An unnamed boy and girl separated by worlds fall in love in this hybrid of a chapbook, novella and philosophical treatise.
A girl's life is changed by a chance encounter with a boy from another world. Upon meeting, they feel an immediate attraction, leading them to kiss. That one interaction catapults the girl into the boy's world, a foreign planet that is geographically similar to her own but full of strange new wonders that fill her with amazement at each discovery. As the girl experiences this new world at the boy's side, she makes great philosophical revelations about herself, the nature of humankind and love. But though each breakthrough seems as though it will be the one that changes her life and brings her enlightenment, she quickly reverts to her state of insecurity and doubt. Eventually, the boy returns her to her home, and both must face the consequences of their choices. The world DIDE creates is a utopia, where arguments are conducted only on bridges and people fly together to work out their differences. Her description of the colors and the physical aspects of the new world, which has an almost waterlike atmosphere, is vivid at times. At other times, her sentences circumnavigate their subjects, with prose too confused to be considered florid. Because the narrative it told almost entirely from the internal perspective, the emotions of the main characters and their thoughts on their life journeys are the main focus; thus, there is very little physical action and no dialogue. DIDE strives for poetic language, sometimes accomplishing it, and dabbles in philosophical musings about humanity, love and peace. Often these musings are offered as the thoughts of her main characters, but sometimes the tangents move away from relating to story to instead offer a grandiose perspective on the nature of humanity.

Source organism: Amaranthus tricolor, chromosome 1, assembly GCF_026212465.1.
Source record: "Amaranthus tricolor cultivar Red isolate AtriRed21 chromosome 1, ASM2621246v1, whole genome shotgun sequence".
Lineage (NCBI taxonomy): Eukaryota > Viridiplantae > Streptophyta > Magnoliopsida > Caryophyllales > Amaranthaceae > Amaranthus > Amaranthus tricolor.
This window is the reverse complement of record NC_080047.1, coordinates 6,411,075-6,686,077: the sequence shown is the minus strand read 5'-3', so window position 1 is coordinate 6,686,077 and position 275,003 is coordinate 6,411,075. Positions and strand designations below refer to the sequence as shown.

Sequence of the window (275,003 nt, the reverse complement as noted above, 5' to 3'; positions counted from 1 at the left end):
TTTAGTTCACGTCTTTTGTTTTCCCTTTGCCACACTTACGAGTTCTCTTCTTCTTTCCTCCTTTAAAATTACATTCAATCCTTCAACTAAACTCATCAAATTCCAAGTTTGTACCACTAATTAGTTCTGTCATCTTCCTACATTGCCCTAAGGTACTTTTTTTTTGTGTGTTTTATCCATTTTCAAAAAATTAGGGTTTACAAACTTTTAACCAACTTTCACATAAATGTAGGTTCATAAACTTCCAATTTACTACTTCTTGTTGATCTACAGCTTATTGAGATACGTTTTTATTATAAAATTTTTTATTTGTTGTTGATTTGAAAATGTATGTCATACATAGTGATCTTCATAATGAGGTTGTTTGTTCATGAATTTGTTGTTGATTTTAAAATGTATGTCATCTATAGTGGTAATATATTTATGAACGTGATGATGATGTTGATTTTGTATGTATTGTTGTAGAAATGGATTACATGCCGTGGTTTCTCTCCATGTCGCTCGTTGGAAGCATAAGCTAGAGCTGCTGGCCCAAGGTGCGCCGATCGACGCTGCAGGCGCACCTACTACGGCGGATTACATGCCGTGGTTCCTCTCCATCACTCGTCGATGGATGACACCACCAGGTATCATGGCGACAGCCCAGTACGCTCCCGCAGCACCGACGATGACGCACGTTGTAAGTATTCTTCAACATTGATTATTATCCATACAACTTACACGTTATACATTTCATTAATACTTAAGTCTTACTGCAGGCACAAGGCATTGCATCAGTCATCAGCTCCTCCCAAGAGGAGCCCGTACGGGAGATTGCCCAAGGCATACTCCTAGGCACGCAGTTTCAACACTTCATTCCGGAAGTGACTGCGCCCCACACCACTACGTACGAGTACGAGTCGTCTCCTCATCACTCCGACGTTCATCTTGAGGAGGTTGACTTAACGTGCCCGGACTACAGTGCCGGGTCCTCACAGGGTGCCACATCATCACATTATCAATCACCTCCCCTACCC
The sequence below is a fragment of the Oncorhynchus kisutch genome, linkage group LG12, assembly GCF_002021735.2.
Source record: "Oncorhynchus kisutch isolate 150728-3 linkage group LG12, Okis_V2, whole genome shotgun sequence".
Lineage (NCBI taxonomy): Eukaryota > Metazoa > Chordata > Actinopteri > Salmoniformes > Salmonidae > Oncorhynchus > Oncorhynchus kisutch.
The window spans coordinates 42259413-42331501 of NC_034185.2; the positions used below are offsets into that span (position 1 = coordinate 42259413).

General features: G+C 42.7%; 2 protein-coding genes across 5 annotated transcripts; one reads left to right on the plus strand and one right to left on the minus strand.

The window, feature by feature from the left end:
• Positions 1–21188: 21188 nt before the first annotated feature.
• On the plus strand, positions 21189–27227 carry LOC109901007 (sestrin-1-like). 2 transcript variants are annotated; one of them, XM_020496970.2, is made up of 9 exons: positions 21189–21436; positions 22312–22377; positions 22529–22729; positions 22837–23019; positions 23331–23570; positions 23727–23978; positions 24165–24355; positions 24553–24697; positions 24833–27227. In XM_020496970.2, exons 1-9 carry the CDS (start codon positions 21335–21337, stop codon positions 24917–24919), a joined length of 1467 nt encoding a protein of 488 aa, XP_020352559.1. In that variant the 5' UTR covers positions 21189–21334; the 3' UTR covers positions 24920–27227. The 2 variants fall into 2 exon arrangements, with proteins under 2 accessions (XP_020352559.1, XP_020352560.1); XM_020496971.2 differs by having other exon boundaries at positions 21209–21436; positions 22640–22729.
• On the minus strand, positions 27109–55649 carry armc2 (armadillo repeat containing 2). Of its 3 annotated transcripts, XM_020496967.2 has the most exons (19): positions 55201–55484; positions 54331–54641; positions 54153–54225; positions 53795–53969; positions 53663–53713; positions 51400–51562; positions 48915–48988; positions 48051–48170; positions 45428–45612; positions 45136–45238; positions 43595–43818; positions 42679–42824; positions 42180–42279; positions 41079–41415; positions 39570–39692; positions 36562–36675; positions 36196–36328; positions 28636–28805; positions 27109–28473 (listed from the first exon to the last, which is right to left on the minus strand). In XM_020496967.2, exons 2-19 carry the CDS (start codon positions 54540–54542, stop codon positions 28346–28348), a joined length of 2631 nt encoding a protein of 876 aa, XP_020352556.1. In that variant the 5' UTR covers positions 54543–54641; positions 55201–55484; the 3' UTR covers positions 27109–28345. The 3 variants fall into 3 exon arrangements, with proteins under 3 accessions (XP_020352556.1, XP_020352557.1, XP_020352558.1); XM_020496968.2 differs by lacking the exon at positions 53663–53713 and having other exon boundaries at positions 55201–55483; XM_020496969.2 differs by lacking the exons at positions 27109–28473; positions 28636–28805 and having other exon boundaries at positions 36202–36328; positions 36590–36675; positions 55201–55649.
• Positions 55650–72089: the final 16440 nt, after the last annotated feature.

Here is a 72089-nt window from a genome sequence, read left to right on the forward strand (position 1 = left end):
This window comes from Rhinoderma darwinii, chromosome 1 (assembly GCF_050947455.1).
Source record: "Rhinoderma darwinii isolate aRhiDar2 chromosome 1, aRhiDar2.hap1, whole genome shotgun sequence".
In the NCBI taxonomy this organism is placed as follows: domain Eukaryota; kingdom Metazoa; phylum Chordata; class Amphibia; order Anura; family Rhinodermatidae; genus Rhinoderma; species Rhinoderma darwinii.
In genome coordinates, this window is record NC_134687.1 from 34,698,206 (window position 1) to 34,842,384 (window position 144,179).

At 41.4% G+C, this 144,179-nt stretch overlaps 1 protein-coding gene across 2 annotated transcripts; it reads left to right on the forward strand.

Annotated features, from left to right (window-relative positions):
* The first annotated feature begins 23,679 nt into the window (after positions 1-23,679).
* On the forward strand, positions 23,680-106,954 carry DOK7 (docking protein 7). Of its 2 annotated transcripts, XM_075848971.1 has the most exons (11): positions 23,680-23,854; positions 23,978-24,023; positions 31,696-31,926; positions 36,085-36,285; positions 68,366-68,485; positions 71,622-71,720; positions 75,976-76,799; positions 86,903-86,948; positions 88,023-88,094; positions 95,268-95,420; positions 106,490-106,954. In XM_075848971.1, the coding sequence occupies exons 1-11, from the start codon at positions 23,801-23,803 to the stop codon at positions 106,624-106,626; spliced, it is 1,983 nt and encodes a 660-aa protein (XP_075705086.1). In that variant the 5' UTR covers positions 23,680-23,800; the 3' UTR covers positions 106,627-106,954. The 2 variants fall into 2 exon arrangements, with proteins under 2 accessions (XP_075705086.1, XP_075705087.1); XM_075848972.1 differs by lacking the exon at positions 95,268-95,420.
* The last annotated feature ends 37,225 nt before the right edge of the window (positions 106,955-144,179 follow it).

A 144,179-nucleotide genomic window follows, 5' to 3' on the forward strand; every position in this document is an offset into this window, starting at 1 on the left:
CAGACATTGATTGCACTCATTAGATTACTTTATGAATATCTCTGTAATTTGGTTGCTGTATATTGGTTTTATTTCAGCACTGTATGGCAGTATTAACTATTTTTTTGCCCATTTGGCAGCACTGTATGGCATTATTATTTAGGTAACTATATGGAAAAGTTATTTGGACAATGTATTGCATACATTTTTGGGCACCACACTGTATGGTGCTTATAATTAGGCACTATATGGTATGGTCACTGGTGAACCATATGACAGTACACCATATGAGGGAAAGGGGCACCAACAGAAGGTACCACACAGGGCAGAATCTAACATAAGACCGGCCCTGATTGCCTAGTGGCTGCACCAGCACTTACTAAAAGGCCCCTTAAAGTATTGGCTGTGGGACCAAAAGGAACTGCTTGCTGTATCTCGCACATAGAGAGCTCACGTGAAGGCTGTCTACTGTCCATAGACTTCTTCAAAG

A novella with interesting ideas that fail to coalesce into a fully realized story.